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Real Estate - Original Content

Note Investing

How to Build a Mountain of Wealth Outside of the Stock Market

Seems like every time I either turn on the TV or read business articles all I see is that the Market is approaching a correction.  To me, that does not mean...

Creating Value Means What…..

Earlier this week I spoke with a good friend about how he handles his LinkedIn account and online experiences. He told me that the majority of his connections were just looking...
The Platform Journey

What a Week!

This past week was full of so many emotions! We commenced beta testing for our due diligence platform, and also purchased 2 assets in Indiana. The launch of the platform by...
The Platform Journey

I Couldn’t Believe It!!!

I Couldn’t Believe It! I did not know what to do! I have never built a platform But John and Mike have really stepped up and have gotten knee deep with me (Not their...

You Said What???

https://youtu.be/RG-aGnc0br0 You Said What??? NO! That is the answer I got from numerous developers I have spoken to about creating the platform Speaking to 15 plus developers = Not all conversations are equal They either said...

TRENDING

The striking similarities between mortgage-backed securities and the 17th century financial...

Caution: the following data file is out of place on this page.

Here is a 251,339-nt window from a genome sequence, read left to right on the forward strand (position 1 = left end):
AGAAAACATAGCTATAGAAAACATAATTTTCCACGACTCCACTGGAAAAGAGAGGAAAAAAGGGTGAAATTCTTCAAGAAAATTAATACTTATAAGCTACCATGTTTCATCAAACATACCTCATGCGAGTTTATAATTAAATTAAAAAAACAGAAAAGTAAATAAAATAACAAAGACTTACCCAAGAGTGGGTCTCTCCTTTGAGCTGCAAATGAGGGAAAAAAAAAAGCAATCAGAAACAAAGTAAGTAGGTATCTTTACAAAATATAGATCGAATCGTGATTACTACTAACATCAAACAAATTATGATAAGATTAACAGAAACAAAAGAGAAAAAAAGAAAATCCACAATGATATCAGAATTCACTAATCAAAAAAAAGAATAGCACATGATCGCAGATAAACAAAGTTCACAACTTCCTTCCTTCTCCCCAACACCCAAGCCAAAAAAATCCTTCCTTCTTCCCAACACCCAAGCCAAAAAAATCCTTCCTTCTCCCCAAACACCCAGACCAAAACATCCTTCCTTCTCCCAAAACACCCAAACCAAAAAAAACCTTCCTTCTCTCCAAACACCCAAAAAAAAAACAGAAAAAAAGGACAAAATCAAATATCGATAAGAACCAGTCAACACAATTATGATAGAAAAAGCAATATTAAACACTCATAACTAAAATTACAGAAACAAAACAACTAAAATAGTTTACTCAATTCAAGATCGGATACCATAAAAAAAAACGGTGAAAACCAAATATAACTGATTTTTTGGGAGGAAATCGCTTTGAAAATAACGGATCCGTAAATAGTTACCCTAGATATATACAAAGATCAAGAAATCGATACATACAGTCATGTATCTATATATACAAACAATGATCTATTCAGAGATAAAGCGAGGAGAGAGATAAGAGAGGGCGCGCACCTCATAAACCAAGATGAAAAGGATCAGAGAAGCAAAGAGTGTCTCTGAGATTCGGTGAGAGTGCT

Yet, last weekend the Financial Times reported that in the first quarter of 2018 a total of $1.3 billion of bonds backed by sub-prime loans were purchased by investors. The problem was that the perennially short-of-money King Charles II didn’t have the funds required. Strutting their financial muscles, they claimed that they had already extended the king enough credit via the collateralized treasury orders (CTOs) they held. These instruments were not dissimilar from modern day mortgage backed securities (MBS) and the impetus for the lesson in financial history. Under CTOs, anticipated tax revenues were used as collateral for loan or advances. Think of mortgage backed securities, except that instead of mortgage payments by homeowners backing the loan, it was property tax payments and the like. To make a long story short, King Charles II defaulted on the collateralized treasury obligations. On January 2nd 1672 they proclaimed that the tax revenues that had been promised or assigned to the holders of these securities would instead be redirected to pay other required expenses, such as outfitting the mentioned 60 ships. The amount of debt on which England defaulted was approximately one year’s worth of government tax revenues, which at the time was slightly over £1 million. But at its core, this is yet another great example of what happens in the market for securitization.